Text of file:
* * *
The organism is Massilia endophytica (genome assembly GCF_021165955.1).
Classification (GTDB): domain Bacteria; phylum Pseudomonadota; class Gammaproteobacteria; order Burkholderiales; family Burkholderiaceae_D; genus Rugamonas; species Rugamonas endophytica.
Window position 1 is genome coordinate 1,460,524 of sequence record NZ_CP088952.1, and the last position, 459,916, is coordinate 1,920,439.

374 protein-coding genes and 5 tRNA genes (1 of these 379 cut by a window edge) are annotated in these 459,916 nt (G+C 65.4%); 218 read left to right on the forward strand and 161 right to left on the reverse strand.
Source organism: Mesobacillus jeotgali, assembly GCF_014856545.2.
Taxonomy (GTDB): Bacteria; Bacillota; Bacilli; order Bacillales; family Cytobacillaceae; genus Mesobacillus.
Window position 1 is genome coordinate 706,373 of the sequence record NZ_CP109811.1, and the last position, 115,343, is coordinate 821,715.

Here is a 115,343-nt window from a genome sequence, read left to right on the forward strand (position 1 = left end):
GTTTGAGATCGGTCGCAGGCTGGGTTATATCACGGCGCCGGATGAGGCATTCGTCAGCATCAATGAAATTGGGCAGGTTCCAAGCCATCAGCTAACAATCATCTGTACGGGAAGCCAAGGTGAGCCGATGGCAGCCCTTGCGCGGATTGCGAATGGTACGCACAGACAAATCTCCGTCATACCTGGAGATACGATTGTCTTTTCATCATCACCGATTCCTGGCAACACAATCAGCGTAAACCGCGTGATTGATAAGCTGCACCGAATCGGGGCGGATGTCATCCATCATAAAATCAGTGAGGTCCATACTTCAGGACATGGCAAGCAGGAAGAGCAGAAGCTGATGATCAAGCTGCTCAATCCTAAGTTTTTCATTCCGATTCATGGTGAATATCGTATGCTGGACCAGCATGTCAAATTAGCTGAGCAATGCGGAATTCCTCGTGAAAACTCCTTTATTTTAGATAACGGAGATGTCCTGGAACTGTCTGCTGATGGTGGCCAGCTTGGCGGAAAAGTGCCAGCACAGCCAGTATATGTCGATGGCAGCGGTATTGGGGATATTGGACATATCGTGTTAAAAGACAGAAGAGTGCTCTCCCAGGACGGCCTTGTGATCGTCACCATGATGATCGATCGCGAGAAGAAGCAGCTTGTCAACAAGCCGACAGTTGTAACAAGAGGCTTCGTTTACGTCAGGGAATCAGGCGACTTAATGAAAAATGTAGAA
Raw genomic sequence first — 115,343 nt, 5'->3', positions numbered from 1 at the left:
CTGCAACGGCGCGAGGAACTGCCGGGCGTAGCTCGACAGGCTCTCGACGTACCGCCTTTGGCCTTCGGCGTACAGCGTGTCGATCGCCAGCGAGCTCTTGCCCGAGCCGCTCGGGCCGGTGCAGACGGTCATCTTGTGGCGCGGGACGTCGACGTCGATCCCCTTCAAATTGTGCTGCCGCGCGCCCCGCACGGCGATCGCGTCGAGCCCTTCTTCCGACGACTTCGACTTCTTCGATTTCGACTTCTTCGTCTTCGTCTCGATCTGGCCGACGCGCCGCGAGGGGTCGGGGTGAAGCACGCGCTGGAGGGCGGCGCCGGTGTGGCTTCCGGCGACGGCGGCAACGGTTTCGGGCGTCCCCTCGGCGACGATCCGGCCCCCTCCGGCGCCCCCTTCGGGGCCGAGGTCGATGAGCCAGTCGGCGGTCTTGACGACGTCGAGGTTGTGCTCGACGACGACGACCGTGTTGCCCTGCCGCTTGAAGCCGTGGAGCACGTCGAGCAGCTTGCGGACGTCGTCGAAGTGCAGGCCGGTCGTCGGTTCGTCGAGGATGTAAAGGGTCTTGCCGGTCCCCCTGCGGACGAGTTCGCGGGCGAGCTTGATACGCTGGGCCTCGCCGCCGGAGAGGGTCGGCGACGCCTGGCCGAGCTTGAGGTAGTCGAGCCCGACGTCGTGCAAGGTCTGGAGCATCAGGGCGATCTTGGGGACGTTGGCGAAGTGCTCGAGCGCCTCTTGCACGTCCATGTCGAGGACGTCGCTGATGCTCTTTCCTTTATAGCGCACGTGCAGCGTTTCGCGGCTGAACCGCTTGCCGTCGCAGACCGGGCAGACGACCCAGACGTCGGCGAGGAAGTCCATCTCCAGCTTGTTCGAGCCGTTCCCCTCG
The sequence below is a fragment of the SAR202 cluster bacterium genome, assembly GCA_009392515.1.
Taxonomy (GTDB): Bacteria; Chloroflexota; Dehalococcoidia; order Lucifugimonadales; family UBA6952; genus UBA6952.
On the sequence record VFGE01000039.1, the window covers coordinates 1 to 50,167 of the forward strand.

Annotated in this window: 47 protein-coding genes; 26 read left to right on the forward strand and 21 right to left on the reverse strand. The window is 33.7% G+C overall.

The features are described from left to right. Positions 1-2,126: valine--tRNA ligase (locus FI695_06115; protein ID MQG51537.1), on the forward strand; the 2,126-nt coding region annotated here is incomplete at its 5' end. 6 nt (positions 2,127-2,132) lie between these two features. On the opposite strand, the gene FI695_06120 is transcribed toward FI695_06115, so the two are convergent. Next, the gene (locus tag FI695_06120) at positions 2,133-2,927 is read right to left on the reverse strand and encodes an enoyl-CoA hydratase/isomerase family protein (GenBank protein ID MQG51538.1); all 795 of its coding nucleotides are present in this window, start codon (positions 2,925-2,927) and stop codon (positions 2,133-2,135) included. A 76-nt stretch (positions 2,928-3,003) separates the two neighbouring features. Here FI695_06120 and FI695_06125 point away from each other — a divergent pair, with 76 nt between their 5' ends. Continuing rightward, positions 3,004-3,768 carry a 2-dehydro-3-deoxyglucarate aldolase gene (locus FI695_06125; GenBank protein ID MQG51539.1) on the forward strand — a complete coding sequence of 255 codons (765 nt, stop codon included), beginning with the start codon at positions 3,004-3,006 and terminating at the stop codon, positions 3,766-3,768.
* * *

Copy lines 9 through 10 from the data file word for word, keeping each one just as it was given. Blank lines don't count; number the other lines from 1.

GTTTGAGATCGGTCGCAGGCTGGGTTATATCACGGCGCCGGATGAGGCATTCGTCAGCATCAATGAAATTGGGCAGGTTCCAAGCCATCAGCTAACAATCATCTGTACGGGAAGCCAAGGTGAGCCGATGGCAGCCCTTGCGCGGATTGCGAATGGTACGCACAGACAAATCTCCGTCATACCTGGAGATACGATTGTCTTTTCATCATCACCGATTCCTGGCAACACAATCAGCGTAAACCGCGTGATTGATAAGCTGCACCGAATCGGGGCGGATGTCATCCATCATAAAATCAGTGAGGTCCATACTTCAGGACATGGCAAGCAGGAAGAGCAGAAGCTGATGATCAAGCTGCTCAATCCTAAGTTTTTCATTCCGATTCATGGTGAATATCGTATGCTGGACCAGCATGTCAAATTAGCTGAGCAATGCGGAATTCCTCGTGAAAACTCCTTTATTTTAGATAACGGAGATGTCCTGGAACTGTCTGCTGATGGTGGCCAGCTTGGCGGAAAAGTGCCAGCACAGCCAGTATATGTCGATGGCAGCGGTATTGGGGATATTGGACATATCGTGTTAAAAGACAGAAGAGTGCTCTCCCAGGACGGCCTTGTGATCGTCACCATGATGATCGATCGCGAGAAGAAGCAGCTTGTCAACAAGCCGACAGTTGTAACAAGAGGCTTCGTTTACGTCAGGGAATCAGGCGACTTAATGAAAAATGTAGAA
Raw genomic sequence first — 115,343 nt, 5'->3', positions numbered from 1 at the left: